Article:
Cheers to art
By Jane Donahue For the Sun July 21, 2012 10:50PM
It was a different type of date night for Plainfield couple Jen and Mark Schoenberg when they took part in a Vino van Gogh event. Jane Donahue/For Sun-Times Media/Naperville Sun 20120716 Monday,Naperville
On the web
To learn more about Vino van Gogh events in the area, visit www.vinogogh.com/chicag/. Events are scheduled in July in Naperville, Geneva, St. Charles, Elgin, Barrington, Batavia and Wheaton, among others.
Updated: August 23, 2012 10:37AM
Paint, drink and be merry. That was the mantra Monday at Aurelio’s Pizza Springbrook Square in Naperville when a group of 40 aspiring painters gathered for Vino van Gogh, a hands-on art experience that is making its way through the western suburbs.
“In today’s world, we’re so stretched, and there are so many demands to be productive and efficient,” said Brenda Schmidt, founder and owner of Vino van Gogh. “Sitting down for a few hours with friends and a paint brush, it’s almost therapeutic. There is no rush; there is no right (way). Everyone does their own work of art. We’re there to help, but it’s really about every individual person.”
Founded in May 2011, Vino van Gogh’s concept is simple. Provide aspiring artists — and those who are not so artistic — with a paintbrush, canvas and an encouraging instructor. Add refreshments and let the fun begin. It’s a mobile party that offers friends and strangers a unique evening out.
A graduate of Northwestern University, Schmidt said she worked in corporate marketing for 20 years when she decided to make a career change.
“I knew Vino van Gogh was right for me for so many reasons,” she said. “I cannot fathom doing anything more motivating than this: helping local neighborhoods flourish; our guests get a few hours to escape; and we’re giving local artists meaningful work.”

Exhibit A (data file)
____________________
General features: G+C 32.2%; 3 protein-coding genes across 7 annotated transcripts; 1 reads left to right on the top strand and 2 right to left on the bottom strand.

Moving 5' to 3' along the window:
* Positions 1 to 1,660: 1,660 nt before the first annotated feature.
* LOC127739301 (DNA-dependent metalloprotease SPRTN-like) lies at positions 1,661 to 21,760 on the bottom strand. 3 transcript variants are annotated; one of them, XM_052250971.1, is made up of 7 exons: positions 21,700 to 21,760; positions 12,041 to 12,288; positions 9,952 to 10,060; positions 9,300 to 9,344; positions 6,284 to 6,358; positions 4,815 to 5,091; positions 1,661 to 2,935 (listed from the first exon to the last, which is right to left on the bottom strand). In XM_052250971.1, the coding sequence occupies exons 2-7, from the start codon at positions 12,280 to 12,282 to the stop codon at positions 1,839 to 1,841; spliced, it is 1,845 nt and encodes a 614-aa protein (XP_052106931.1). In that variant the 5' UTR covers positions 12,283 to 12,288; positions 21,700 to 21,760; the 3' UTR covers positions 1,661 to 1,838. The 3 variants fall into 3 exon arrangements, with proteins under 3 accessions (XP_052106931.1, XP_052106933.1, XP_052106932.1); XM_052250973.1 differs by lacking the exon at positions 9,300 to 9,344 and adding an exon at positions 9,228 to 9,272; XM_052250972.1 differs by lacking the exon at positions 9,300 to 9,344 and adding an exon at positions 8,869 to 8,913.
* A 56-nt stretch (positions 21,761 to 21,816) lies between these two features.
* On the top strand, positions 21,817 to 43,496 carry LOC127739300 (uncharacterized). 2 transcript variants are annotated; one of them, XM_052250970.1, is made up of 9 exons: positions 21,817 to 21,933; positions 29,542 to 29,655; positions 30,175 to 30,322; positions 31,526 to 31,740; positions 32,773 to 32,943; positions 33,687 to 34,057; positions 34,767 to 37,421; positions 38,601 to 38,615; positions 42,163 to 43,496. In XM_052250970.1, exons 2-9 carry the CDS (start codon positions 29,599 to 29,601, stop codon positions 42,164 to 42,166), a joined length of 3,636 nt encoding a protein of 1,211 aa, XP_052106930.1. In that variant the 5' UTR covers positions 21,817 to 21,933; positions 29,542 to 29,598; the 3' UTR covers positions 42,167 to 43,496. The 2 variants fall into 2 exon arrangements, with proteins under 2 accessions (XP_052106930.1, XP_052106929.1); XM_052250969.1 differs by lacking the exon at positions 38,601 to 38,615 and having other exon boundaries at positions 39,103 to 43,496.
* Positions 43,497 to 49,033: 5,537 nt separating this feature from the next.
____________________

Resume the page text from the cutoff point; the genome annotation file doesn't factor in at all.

Launched in the Chicago area in January, Schmidt said they host about 30 Vino van Gogh events each month. She added St. Louis venues, too, employing the same guiding principles at each location.
“Our business approach is to support the local neighborhoods where we operate,” Schmidt said. “Within the Chicago suburbs, we’re mobile and go to different neighborhoods, bringing life into the local economy. We hire local artists who create our inspiration paintings and teach the classes. These artists are gallery owners, school teachers or others passionate about art who want some part-time work.”
Aurora artist Gary Cudworth joined the Vino van Gogh team as an instructor four months ago. While he described the event as “the hot new thing” to do, he thinks Vino van Gogh has staying power.
“I really think it’s going to last for a long time,” Cudworth said. “It gets people away from their Facebook and computers at home, gets them out and learning a new skill. This isn’t a paint by numbers, this is the real deal. I am teaching them how to really think as a painter and really paint.”
Naperville resident Celeste Wagner owns Aurelio’s Pizza Springbrook Square along with her husband, Steve. Wagner said when she stumbled on the Vino van Gogh website, she was intrigued.
“I thought it looked like great fun,” said Wagner of Naperville. “We had our first one last month, and people had a riot.”
Along with hosting it at Aurelio’s, Wagner decided to take part in the event. She was pleased with the results.
“I am not an artist at all, but it is very easy to follow,” she said. “The instructor takes you through it step by step. It is something anyone can do.”
Jen Schoenberg shared the sentiment. The Plainfield resident attended the Vino van Gogh event at Aurelio’s along with her husband, Mark.
“I do not consider myself to be an artist, but I signed up because it looked really fun,” the 33-year-old said. “There were so many different paintings to choose from, and all the locations were fairly close, so I picked out the painting I liked the best. I think it will be cool to watch someone, follow them and then see our interpretation of the same picture.”